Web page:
Many people wonder what happens to honey if it is not harvested. Does it just rot away? Can it go bad? Does it affect the bees’ wellbeing? Or is it just left for the bears? There are several answers to these and related questions and many factors will influence when you harvest, if at all. These questions are important because it’s not just honey in household hives that gets left; honey is also found in the wild. Wherever you come across honey, there are a number of essential things for you to think about before you harvest. Read on to find out more!
- Do Bees Die When Honey Is Harvested?
- Is Harvesting Honey Cruel?
- What Do Bees Eat When We Take Their Honey?
- Can You Keep Bees Without Harvesting Honey?
- How Many Times Can You Harvest Honey in A Year?
- How Do You Know When Honey Is Ready to Harvest?
- What Do You Need to Harvest Honey?
- Can You Harvest Honey When It Is Not Capped?
- So, What Happens to Honey If It Is Not Harvested?
Do Bees Die When Honey Is Harvested?
Bees spend all their time during the nice weather making honey in their hives. They have a natural hoarding instinct that will see them continue to make honey to excess until every comb in the hive is full. When the colder weather starts to arrive and the mercury falls below 10 degrees Celsius (sub 50 Fahrenheit), female worker bees and their queen remain in the hive. Male bees do not remain in the hive. Instead, they vacate the hive and succumb to the cold temperatures of winter.
All the sugar they consume (in the form of honey) gives bees plenty of energy. Although they slow down drastically during the cold months, they do not go completely dormant. The worker bees form what is known as a winter cluster, or thermoregulating cluster. They beat their tiny wings to generate heat and their hairy bodies act like a cloak to keep the heat from escaping. Around the outer layer of the cluster is where the oldest bees place themselves. Youngest ones form the next ring. The queen is kept warm in the center of the cluster and they feed on the stockpiled honey throughout the season. They feed even while maintaining their cluster. If the temperature keeps dropping, they tighten their ring around the queen, and on warmer days they will loosen it.
If one were to remove all the honey from the hive late in the season, the bees would not have time to replace what was lost. Unless they can steal honey from another hive, they would die from the honey being harvested because they would starve to death. So, what happens to honey if it is not harvested? All the remaining bees in the hive will eat it to ensure the continuation of their colony in the spring.
Is Harvesting Honey Cruel?
This question has been hotly debated, especially within vegan communities. Is harvesting honey cruel? Yes, say animal rights activists, and here is why. Beekeeping on a large scale is terribly similar to factory farming. The animals become for-profit only, with not a care for their welfare. Production quotas are high and often this means that inhumane steps are taken to adhere to it. For example, some producers cut the wings off the queen so that she is unable to swarm. Unsafe handling of the bees results in legs and wings being torn, and death occurs all too often. Additionally, it is common for queens to be moved from one colony to another. Some bees go with her as protectors. If they manage to survive the transport to the new colony, they will be killed by the existing bees upon arrival.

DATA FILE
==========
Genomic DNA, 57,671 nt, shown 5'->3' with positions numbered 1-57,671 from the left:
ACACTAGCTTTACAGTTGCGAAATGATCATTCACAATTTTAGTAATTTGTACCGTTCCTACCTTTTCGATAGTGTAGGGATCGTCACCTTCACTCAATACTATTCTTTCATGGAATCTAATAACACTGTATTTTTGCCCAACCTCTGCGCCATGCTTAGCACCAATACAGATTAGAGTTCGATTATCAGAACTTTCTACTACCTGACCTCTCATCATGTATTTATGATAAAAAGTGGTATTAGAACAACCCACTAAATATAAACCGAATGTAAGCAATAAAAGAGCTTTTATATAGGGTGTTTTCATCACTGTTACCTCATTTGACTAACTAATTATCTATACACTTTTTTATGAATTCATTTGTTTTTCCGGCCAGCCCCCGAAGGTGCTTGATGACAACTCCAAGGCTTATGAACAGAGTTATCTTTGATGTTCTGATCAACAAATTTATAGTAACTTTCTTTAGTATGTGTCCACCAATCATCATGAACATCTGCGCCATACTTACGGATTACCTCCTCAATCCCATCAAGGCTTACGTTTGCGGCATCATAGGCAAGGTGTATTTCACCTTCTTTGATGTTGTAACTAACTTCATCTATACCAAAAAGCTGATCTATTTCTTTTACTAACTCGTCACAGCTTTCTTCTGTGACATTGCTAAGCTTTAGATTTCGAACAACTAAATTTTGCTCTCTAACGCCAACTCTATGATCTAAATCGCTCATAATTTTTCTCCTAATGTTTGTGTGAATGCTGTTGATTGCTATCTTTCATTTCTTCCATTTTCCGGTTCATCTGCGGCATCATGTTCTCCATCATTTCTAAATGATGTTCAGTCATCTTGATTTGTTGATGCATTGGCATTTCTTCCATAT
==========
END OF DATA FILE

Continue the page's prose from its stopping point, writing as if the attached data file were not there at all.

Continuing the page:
Is harvesting honey cruel? Yes, if we take all the accumulated honey and leave the bees to starve. This does happen when inexperienced beekeepers get overzealous. Not so much if we are careful about how we do it and we take only what honey the hives can afford to surrender.
What Do Bees Eat When We Take Their Honey?
Bees are simultaneously feared and revered in modern society and as such, most people really are not sure what to think of them. This probably results from the fact that the average person has no interest in encountering any bees, with the exclusion of beekeepers. Only certain types of bees will sting but we are conditioned to avoid these stinging insects because it does hurt when you get stung. Since we keep our distance from bees, we miss out on the wonderful opportunity to study how they behave in their natural habitat, including learning exactly what bees dine on.
Different types of bees eat different foods. The general diet of these amazing insects remains somewhat the same among all varieties, however. Bees are like kids on Halloween – they crave sugar instinctively. Pollen, sugar, and honey are standard portions of their diet. They also get the proper amount of nutrients by eating these foods, which increases their energy level. Since they work so hard harvesting during the year it is necessary that they keep their energy levels up.
How they harvest and eat their food varies among the different roles the bees have within their hive. During the first few days after hatching, all bee larvae receive royal jelly. Protein-rich royal jelly is secreted from worker bees, through glands on their heads. The queen receives royal jelly exclusively throughout her lifetime, beginning in the larvae stage. Worker bees sometimes make their own honey. They mix enzymes with harvested nectar from flowers and wait until the moisture evaporates. The remaining substance becomes honey.